Sending money via mobile is safer than sending a traditional remittance to the developing world, according to Barhydt: “It’s the same story all over Latin America and the Carribean: people receiving money from the U.S. getting robbed on a regular basis. I can’t think of the last time I spoke with somebody who receives money from the U.S. who couldn’t give me a story of either being robbed or having a family member be robbed.” On a recent trip to Haiti, Barhydt saw refugees in a tent city who kept cash under their pillows — but stole electricity from the grid to charge their mobiles.
Of course villages in Mexico and most of Haiti don’t have robust electronic payments infrastructure, so the Boom debit card might be of little use to many recipients, which is why Boom will be building out its on-the-ground network of “mobile money agents,” as Barhydt calls them. Boom is in contract to hire 25,000 mobile agents in Mexico. These agents will accept Boom payments and give out cash in locations where there aren’t ATMs doling out pesos, or stores with card readers. According to a spokesperson, these agents are unlikely to gouge their customers. Boom polices the agents closely and can revoke agents’ privileges at any time, and furthermore, Boom believes firmly that by hiring tens of thousands of agents, they ensure robust competition, which should lead to fair pricing.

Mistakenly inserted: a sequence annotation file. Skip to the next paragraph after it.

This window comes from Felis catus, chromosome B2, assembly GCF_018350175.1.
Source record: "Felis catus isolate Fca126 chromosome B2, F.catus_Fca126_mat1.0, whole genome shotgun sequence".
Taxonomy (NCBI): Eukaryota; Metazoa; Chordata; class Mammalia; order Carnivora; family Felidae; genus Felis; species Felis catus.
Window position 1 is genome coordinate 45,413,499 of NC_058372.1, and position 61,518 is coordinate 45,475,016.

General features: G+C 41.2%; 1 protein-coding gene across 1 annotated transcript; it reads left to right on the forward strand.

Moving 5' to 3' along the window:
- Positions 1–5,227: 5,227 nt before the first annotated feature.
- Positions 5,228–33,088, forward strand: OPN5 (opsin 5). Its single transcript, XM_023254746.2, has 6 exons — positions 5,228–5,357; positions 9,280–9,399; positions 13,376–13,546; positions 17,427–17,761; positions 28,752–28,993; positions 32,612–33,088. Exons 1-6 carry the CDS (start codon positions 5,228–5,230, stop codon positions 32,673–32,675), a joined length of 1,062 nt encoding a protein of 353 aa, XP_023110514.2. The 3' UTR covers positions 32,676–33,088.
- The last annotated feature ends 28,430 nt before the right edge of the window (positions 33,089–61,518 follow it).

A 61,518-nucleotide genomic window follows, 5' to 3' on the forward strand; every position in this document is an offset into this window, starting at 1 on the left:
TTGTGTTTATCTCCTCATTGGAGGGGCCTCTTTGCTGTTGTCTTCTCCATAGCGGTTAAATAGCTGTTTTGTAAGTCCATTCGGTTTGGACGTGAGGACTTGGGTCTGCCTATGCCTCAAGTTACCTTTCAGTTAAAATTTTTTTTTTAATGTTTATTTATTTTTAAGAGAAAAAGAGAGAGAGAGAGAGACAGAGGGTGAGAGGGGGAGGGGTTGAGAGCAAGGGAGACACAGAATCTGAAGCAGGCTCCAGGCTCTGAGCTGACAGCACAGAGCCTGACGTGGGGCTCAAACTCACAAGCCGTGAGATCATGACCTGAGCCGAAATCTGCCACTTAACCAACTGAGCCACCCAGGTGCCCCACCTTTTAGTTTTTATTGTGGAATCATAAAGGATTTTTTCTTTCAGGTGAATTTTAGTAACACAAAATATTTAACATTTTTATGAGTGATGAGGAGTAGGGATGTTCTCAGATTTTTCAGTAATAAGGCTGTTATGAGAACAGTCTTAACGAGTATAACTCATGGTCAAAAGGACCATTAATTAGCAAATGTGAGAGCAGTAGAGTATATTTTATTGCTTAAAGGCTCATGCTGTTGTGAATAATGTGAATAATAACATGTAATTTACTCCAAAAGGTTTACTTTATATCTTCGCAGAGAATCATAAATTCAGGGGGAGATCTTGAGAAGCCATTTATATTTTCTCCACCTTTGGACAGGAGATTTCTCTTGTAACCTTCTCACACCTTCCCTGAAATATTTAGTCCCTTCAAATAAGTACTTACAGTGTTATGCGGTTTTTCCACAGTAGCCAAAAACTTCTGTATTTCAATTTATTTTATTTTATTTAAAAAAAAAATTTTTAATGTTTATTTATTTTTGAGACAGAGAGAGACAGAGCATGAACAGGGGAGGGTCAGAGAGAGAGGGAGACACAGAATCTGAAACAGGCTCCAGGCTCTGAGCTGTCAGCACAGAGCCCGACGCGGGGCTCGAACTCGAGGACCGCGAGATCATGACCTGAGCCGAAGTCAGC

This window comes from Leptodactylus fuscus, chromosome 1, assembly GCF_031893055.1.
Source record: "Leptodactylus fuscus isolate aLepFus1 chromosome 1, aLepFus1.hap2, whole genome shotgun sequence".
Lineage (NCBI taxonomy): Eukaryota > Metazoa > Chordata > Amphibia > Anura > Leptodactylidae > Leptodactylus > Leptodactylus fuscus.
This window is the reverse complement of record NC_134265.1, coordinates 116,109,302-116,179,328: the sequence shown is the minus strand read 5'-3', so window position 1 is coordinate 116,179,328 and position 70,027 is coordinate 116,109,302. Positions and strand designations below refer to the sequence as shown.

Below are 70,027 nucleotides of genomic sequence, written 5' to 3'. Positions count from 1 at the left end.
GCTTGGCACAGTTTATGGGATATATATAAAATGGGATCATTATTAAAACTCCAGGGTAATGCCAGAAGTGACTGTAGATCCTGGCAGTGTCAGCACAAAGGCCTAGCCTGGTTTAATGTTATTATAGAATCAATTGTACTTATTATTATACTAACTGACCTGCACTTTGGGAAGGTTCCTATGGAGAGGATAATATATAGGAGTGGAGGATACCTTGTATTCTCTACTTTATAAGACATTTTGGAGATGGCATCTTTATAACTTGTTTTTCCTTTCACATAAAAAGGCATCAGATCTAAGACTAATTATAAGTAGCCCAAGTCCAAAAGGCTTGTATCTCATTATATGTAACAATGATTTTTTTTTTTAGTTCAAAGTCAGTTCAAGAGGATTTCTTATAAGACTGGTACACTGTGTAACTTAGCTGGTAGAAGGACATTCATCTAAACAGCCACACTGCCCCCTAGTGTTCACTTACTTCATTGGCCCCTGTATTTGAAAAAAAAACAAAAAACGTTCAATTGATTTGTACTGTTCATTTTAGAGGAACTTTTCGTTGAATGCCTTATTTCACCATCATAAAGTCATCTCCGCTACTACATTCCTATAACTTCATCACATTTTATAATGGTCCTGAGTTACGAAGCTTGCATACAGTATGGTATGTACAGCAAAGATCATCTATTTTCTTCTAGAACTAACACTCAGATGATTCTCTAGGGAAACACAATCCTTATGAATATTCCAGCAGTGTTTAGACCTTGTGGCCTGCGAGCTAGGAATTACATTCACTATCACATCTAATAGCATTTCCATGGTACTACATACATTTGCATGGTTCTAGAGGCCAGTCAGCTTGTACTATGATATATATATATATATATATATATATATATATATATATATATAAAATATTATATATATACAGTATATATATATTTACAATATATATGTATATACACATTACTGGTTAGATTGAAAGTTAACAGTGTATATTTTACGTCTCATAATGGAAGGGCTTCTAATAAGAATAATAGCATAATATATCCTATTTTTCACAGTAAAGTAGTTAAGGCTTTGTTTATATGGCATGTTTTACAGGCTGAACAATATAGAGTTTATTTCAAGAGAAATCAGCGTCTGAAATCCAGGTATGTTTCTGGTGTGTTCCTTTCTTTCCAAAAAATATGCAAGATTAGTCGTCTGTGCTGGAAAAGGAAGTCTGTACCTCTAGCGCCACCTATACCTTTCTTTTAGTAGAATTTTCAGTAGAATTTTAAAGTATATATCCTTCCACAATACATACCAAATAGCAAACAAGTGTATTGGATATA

“Now what you end up with when you tie all this together,” said Barhydt, ” is a really good cross-border mobile money ecosystem.” Earn money in the U.S., load it onto your account, send a text, and recipients can take out cash at their local Pemex station (or wherever.) It’s certainly not seamless, but it seems safer, easier and cheaper than the alternative.
Response has been good, according to Barhydt. Though he didn’t share any specific user numbers, Barhydt did point out that Boom users are using the service more frequently than immigrants typically use remittances. “If you’re a Boom user you’re probably sending money to your family anywhere from two to four times a month, as opposed to every four to six weeks with cash services,” he said, adding that “people are reverting to behavior that’s more in sync with how they really want to share and manage money in the first place.”
For all the bloviating about the future of commerce and mobile wallets that takes place in the tech/finance world, it’s always refreshing to see a service that actually helps empower those who actually need financial services. People in Haiti run the risk of being robbed when they pick up cash at Western Union, and their relatives here in the States shouldn’t have to spend 5 percent of their pay just to help out back home. If Boom can achieve scale, and its mobile money agents don’t abuse their power, we might actually have an example of mobile technology truly changing the lives of immigrants in the U.S. and their folks back home.